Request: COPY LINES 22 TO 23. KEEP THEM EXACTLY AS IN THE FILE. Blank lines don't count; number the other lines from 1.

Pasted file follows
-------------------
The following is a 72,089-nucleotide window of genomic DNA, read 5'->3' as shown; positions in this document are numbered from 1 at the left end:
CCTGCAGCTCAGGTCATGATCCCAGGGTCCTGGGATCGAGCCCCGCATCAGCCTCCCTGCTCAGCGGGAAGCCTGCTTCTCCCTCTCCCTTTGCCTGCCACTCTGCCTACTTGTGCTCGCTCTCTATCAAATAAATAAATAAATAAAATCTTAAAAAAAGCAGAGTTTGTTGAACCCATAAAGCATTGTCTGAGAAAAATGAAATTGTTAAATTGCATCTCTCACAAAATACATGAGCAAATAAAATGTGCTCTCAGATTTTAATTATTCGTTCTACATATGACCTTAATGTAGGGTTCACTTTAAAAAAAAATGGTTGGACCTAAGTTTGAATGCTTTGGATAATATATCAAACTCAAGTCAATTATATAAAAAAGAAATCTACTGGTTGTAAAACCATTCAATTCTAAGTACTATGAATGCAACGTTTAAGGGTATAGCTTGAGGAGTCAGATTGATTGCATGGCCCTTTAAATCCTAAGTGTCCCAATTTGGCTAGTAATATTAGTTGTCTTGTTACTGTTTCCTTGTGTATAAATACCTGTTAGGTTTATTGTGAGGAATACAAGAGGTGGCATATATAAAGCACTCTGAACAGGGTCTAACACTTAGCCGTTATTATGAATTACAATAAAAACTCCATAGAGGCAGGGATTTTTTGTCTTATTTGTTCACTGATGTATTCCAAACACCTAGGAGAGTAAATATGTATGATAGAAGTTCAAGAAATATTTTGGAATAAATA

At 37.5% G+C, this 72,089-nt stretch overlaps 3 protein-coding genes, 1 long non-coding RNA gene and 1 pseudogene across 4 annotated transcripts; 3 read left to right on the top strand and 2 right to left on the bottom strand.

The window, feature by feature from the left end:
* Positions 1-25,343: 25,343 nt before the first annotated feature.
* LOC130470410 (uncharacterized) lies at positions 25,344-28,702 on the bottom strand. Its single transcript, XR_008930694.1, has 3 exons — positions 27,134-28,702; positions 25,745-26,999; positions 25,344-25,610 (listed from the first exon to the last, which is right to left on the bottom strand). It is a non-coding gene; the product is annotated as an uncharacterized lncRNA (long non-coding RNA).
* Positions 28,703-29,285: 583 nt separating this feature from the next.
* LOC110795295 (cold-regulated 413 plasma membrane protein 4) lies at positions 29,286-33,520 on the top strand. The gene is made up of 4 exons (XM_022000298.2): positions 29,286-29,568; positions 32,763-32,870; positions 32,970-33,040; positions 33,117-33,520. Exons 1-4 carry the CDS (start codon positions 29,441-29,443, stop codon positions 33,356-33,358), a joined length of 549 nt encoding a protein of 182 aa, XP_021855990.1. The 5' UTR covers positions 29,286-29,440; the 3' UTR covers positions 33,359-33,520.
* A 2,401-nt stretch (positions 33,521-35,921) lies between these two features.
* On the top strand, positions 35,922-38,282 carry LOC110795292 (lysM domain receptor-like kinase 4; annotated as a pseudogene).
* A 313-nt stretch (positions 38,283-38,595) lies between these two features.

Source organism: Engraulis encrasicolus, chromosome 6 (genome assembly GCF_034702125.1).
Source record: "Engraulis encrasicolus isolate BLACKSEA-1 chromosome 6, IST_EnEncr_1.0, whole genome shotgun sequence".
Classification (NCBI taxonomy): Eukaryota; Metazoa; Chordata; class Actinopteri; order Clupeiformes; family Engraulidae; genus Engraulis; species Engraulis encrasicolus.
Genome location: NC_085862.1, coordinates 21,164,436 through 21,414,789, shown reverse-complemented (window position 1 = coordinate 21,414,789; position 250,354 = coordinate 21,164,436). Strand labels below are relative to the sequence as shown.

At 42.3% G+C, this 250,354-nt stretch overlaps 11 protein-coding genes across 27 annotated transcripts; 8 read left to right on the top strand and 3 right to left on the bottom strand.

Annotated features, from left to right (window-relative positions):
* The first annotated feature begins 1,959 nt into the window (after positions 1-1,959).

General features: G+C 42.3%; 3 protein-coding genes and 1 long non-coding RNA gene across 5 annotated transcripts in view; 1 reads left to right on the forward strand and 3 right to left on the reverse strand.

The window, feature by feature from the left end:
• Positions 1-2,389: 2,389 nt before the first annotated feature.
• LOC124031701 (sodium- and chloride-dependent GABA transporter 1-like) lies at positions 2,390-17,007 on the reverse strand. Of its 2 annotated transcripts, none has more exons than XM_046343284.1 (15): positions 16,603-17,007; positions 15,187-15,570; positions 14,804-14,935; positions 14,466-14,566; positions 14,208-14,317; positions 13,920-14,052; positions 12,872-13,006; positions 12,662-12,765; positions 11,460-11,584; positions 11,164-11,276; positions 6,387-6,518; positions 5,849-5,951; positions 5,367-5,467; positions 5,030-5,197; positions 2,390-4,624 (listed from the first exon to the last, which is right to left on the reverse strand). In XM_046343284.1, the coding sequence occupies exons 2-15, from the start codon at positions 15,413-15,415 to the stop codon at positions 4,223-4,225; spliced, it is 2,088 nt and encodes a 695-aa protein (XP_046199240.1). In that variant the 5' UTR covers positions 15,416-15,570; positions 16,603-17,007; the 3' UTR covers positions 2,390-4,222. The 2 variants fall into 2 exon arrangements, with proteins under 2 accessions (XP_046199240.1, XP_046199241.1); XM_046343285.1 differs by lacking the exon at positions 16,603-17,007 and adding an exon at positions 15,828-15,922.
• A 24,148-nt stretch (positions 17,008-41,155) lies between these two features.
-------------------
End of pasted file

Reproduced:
• LOC124031701 (sodium- and chloride-dependent GABA transporter 1-like) lies at positions 2,390-17,007 on the reverse strand. Of its 2 annotated transcripts, none has more exons than XM_046343284.1 (15): positions 16,603-17,007; positions 15,187-15,570; positions 14,804-14,935; positions 14,466-14,566; positions 14,208-14,317; positions 13,920-14,052; positions 12,872-13,006; positions 12,662-12,765; positions 11,460-11,584; positions 11,164-11,276; positions 6,387-6,518; positions 5,849-5,951; positions 5,367-5,467; positions 5,030-5,197; positions 2,390-4,624 (listed from the first exon to the last, which is right to left on the reverse strand). In XM_046343284.1, the coding sequence occupies exons 2-15, from the start codon at positions 15,413-15,415 to the stop codon at positions 4,223-4,225; spliced, it is 2,088 nt and encodes a 695-aa protein (XP_046199240.1). In that variant the 5' UTR covers positions 15,416-15,570; positions 16,603-17,007; the 3' UTR covers positions 2,390-4,222. The 2 variants fall into 2 exon arrangements, with proteins under 2 accessions (XP_046199240.1, XP_046199241.1); XM_046343285.1 differs by lacking the exon at positions 16,603-17,007 and adding an exon at positions 15,828-15,922.
• A 24,148-nt stretch (positions 17,008-41,155) lies between these two features.